NYC truck terror attacker spared death penalty as jury can't come to unanimous decision

Sayfullo Saipov was convicted in the 2017 attack that killed eight people.

March 13, 2023, 4:17 PM

A jury has spared Sayfullo Saipov the death penalty after it was unable to come to a unanimous decision Monday in the penalty phase deliberations for a Halloween 2017 terror attack in New York City that killed eight people.

The jury agreed "sentence of life imprisonment without the possibility of release is a harsh punishment," according to the verdict form. It also agreed Saipov intentionally killed his victims after "substantial planning and premeditation" and did it for ISIS. However, the jury did not unanimously find that Saipov represented a future danger or would likely commit acts of violence while in prison.

A decision for death had to be unanimous. Instead, Saipov will spend life in prison without the possibility of release at ADX in Colorado.

Saipov was convicted in January of killing eight people and trying to kill 18 more in the ISIS-inspired truck attack on a bike path adjacent to the Hudson River. It was the deadliest terror attack in New York since Sept. 11, 2001.

Nine of the 28 counts he was convicted of carry the possibility of the death penalty.

After beginning deliberations on March 8, jurors had to begin anew the following day after a distraught juror was excused after informing the court that his brother had suffered a heart attack.

The defense moved for a mistrial, invoking a strict interpretation of the federal death penalty statute that says the sentence must be put "before the jury that determined the defendant's guilt," which the judge denied. An alternate was added to the jury for final deliberations.

"There are three or four circuit courts who have considered this issue and found that courts can use an alternate even if they haven't sat in the trial phase," Judge Vernon Broderick said.

Minutes after starting their deliberations on March 8, jurors sent a note to the judge asking if they could discuss that the current method of execution for federal inmates is lethal injection. They also asked if they could mention the current moratorium on execution by Attorney General Merrick Garland.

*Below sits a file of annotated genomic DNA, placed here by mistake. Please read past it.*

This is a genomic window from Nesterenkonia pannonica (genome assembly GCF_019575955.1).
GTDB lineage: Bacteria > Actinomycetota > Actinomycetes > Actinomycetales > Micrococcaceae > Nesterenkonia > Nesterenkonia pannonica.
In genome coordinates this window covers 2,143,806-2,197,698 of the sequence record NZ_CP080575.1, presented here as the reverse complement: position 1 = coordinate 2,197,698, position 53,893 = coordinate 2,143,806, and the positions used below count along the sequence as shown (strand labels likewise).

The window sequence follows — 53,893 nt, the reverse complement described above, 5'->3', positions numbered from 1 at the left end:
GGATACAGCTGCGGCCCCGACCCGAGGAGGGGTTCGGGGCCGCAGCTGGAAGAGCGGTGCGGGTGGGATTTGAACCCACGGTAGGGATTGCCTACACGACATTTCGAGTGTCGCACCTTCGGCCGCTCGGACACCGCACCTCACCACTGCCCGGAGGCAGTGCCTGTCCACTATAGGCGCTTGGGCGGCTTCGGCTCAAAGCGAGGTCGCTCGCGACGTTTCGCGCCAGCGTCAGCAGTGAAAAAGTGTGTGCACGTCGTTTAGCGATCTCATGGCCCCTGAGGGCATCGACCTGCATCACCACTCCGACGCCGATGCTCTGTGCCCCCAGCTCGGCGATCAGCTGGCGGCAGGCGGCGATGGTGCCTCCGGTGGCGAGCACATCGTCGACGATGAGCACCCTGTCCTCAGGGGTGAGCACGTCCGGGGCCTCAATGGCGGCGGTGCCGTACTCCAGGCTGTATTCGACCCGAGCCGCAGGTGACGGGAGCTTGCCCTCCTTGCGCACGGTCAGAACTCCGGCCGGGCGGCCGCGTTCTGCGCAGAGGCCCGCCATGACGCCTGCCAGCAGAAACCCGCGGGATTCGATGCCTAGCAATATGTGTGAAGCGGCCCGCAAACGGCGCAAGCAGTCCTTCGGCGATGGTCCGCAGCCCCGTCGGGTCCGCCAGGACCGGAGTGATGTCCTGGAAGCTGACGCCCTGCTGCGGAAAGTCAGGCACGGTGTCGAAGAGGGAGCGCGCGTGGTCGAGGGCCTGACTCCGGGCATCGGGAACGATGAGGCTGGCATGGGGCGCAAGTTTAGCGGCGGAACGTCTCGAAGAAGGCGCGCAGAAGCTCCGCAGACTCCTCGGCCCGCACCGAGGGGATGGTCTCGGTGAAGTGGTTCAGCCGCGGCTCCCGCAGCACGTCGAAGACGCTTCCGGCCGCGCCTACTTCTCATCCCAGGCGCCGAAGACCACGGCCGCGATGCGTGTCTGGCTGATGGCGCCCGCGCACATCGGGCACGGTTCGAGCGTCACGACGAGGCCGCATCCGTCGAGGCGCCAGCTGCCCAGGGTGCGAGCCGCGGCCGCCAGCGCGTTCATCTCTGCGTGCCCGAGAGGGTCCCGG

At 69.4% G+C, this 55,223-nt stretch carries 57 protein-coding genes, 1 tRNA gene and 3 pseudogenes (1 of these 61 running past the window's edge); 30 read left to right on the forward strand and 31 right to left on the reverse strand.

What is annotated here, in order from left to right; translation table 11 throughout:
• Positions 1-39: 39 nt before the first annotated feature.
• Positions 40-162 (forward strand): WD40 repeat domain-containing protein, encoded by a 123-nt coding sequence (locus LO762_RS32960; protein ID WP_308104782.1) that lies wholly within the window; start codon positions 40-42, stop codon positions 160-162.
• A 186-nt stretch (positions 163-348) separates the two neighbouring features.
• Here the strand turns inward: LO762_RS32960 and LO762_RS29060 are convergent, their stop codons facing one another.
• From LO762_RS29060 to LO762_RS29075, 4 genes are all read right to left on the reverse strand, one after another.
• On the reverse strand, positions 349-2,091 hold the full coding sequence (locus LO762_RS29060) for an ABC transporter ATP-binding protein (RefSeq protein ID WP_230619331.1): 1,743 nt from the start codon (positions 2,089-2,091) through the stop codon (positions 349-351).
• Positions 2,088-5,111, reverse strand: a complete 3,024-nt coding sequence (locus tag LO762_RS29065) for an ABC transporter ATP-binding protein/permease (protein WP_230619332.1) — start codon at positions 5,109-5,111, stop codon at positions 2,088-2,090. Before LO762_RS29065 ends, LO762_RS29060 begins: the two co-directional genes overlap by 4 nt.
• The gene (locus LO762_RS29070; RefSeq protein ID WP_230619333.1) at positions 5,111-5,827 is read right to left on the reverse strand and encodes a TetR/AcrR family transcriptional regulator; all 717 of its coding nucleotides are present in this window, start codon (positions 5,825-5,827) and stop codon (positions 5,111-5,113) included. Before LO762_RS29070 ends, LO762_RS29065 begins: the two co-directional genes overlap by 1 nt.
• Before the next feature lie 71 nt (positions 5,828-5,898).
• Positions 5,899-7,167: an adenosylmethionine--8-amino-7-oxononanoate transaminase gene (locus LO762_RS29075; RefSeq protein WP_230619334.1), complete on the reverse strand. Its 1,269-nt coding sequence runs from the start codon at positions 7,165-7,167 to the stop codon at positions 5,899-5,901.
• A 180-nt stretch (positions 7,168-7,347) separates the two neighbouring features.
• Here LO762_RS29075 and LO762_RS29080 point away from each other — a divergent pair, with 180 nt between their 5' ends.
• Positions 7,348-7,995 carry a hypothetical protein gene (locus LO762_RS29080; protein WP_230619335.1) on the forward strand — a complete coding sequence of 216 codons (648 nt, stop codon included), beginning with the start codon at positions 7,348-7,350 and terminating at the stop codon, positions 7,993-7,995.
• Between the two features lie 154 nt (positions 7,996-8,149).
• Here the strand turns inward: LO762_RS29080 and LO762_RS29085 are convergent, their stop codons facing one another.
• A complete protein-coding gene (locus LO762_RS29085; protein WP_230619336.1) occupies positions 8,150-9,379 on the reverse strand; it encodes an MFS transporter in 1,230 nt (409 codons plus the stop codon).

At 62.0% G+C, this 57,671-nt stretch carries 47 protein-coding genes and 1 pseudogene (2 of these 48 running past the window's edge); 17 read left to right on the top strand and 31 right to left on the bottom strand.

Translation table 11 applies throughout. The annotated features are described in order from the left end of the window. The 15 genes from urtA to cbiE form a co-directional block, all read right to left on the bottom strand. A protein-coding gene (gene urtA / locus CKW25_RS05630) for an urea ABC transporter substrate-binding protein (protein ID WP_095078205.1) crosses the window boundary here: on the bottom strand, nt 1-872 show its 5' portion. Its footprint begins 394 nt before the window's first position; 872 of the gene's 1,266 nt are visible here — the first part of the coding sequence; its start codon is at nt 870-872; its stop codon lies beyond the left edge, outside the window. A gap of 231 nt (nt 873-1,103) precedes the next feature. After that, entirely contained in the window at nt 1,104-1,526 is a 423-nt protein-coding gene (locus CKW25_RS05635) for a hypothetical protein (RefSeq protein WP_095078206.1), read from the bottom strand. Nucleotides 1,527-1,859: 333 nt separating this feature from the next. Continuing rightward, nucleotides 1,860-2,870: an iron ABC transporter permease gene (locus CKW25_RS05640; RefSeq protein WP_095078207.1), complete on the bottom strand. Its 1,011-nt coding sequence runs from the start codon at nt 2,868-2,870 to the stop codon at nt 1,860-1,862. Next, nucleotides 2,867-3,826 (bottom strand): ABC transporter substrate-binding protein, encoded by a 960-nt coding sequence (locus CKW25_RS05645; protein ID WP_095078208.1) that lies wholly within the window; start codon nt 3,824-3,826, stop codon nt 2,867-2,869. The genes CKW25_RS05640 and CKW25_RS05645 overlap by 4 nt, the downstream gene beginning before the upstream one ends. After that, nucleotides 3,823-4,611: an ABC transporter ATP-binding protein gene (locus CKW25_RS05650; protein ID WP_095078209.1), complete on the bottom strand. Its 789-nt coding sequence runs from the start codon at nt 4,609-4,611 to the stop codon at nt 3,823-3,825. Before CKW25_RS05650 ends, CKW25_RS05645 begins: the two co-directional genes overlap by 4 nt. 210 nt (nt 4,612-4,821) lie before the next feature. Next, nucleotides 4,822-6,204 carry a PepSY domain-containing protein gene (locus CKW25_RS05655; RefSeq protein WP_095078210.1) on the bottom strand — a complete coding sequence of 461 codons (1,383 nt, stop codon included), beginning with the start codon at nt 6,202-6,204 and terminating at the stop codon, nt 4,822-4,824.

In response, Broderick instructed jurors to disregard both lethal injection and the Biden administration's death penalty moratorium, saying they were "not proper considerations for your deliberations."

All federal executions since at least 1963 have been carried out by lethal injection.

Sayfullo Saipov, the Uzbek man charged with using a truck to kill eight people on a Manhattan bike path on Halloween in 2017, listens to testimony at his federal trial in New York City, Jan. 9, 2023, in this courtroom sketch.
Jane Rosenberg/Reuters, FILE

Garland announced a moratorium on executions in September 2021 so officials could review policies and procedures though has upheld decisions of the prior administration to pursue the death penalty for Saipov, Charleston church shooter Dylann Roof and Boston Marathon bomber Dzhokhar Tsarnaev.

During closing arguments last week, Assistant U.S. Attorney Amanda Houle told the jury that Saipov deserved the death penalty for his "unremorseful slaughter of innocent civilians."

"Murder is always terrible but when the defendant made the choice to murder multiple people he exposed himself to a harsher punishment," Houle said. "He stole eight lives."

Meanwhile, defense attorney David Patton told jurors they face "an awesome responsibility and power" and should spare Saipov the death penalty and let him "die in obscurity, not as a hero, not as a martyr."

"It is not necessary to kill Sayfullo Saipov, not for our safety or anyone else's and not to do justice," Patton said. "In this case, we are asking you to decide that meeting death with more death is not the answer."

A police officer walks past the wreckage of a Home Depot pickup truck, a day after it was used in a terror attack, Nov. 1, 2017, in New York.
Jewel Samad/AFP via Getty Images

A death sentence for Saipov, a citizen of Uzbekistan, would have been the first by a federal jury in New York in decades. Federal juries in Brooklyn approved a death sentence for a man who murdered two New York police detectives in 2007 and 2013, but both sentences were tossed out on appeal.

The last time the death penalty was carried out in a New York federal case was in 1953 when husband and wife Julius and Ethel Rosenberg were executed after being convicted of conspiracy to commit espionage for the Soviet Union during the Cold War.

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